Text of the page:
The advice is contained in new dietary guidelines for this age group from the Food Safety Authority of Ireland.
The guidelines say that if a plant-based beverage is required to replace cow’s milk, a soya ‘milk’ can be used, provided it is fortified with nutrients, particularly calcium.
Dr Pamela Byrne, FSAI chief executive, said: “We know that dietary habits which can last for a lifetime are formed during this critical phase. We live in an age where there are so many confusing messages and information about food and nutrition.”
The guidelines point out that toddlers and pre-schoolers have very high nutritional requirements relative to their size, so there is a real need to focus on the quality of food rather than quantity.
Milk is a key food, with a daily intake of 550ml of cow’s milk recommended, or equivalent amounts of yoghurt or cheese. Water and milk are the only drinks recommended for this age group. Acidic drinks and drinks containing sugar should be limited and, if consumed, kept to mealtimes.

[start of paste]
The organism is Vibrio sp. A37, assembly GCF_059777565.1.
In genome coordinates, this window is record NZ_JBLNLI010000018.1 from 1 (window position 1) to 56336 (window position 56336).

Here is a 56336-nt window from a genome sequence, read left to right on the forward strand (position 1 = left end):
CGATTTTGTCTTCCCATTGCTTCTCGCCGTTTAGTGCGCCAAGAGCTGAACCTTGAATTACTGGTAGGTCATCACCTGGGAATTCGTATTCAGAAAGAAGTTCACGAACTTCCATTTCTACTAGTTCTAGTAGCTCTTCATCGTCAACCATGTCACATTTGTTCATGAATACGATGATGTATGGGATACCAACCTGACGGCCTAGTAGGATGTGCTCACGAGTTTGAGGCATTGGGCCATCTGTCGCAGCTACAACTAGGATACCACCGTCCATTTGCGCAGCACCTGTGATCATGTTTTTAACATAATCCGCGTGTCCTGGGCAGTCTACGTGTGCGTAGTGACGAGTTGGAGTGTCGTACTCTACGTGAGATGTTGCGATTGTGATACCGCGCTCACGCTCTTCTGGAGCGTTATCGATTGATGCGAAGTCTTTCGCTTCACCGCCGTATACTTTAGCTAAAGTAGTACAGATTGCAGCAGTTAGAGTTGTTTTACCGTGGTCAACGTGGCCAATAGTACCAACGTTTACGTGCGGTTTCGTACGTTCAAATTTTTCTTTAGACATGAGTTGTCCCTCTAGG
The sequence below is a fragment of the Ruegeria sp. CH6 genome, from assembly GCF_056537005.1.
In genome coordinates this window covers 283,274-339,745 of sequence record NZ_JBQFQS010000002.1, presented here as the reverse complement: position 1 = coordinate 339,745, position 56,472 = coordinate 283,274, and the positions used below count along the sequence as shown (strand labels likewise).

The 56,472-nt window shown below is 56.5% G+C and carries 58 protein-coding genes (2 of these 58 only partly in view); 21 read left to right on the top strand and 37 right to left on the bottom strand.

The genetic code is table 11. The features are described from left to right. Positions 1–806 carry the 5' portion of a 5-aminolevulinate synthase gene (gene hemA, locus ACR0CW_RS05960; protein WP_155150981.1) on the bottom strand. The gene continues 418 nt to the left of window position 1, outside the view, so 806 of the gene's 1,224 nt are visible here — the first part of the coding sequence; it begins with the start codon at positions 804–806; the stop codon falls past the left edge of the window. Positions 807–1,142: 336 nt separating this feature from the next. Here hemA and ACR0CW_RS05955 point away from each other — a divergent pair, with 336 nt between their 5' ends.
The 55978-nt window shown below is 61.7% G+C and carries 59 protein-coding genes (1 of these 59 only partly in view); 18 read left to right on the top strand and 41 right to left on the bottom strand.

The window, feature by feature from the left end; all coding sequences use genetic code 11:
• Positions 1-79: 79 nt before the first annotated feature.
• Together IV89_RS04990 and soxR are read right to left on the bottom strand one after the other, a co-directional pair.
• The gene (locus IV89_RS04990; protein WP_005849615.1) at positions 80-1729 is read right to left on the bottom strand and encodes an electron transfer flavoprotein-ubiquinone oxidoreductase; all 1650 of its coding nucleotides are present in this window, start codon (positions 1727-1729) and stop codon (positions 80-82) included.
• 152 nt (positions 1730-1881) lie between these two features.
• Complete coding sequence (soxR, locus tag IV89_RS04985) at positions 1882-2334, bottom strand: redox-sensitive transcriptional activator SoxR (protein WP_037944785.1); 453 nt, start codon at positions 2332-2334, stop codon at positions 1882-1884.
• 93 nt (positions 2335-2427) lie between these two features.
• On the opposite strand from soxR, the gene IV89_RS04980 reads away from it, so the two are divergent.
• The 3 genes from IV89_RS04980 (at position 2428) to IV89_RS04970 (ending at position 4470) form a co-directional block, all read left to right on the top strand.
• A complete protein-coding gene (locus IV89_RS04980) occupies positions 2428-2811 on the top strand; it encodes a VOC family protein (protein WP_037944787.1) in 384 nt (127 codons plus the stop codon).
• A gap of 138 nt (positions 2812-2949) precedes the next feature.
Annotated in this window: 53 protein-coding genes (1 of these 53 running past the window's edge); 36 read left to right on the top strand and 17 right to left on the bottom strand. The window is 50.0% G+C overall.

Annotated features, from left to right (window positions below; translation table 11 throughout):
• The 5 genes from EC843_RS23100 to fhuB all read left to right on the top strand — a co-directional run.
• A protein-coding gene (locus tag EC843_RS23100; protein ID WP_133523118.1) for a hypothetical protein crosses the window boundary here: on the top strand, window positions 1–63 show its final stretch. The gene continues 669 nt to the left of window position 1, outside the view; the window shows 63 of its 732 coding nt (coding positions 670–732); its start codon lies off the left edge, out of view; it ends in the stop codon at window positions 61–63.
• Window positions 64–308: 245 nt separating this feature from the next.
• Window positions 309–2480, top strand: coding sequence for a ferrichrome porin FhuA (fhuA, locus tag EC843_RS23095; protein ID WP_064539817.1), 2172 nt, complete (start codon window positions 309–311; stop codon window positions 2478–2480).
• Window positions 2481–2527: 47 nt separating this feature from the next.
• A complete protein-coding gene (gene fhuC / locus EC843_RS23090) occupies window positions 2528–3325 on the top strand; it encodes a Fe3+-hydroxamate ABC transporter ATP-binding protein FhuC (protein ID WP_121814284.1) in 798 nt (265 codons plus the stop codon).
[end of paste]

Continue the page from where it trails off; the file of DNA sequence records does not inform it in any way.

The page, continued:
A portion of vegetables should always be included in the main meal, together with a number of small portions of salad, vegetables or fruit that match the age of the child. For example, two small portions for a two-year-old, four small portions for a four-year-old. The portion size given should fit into the child’s hand, so that smaller children are given less and bigger children more.
Lean red meat (about 30g) is recommended three days a week for iron and other essential minerals and protein. On other days, red meat can be replaced with poultry, fish, eggs, beans or lentils, which also provide iron, protein and minerals. Smooth nut butters also provide protein.
A combination of both white and wholemeal breads, cereals, potatoes, pasta and rice are recommended.
During the extended winter months – from Halloween to St Patrick’s Day – all children need to be given a low-dose (five micrograms) of vitamin D-only supplement. Young children aged one to three years need extra iron.
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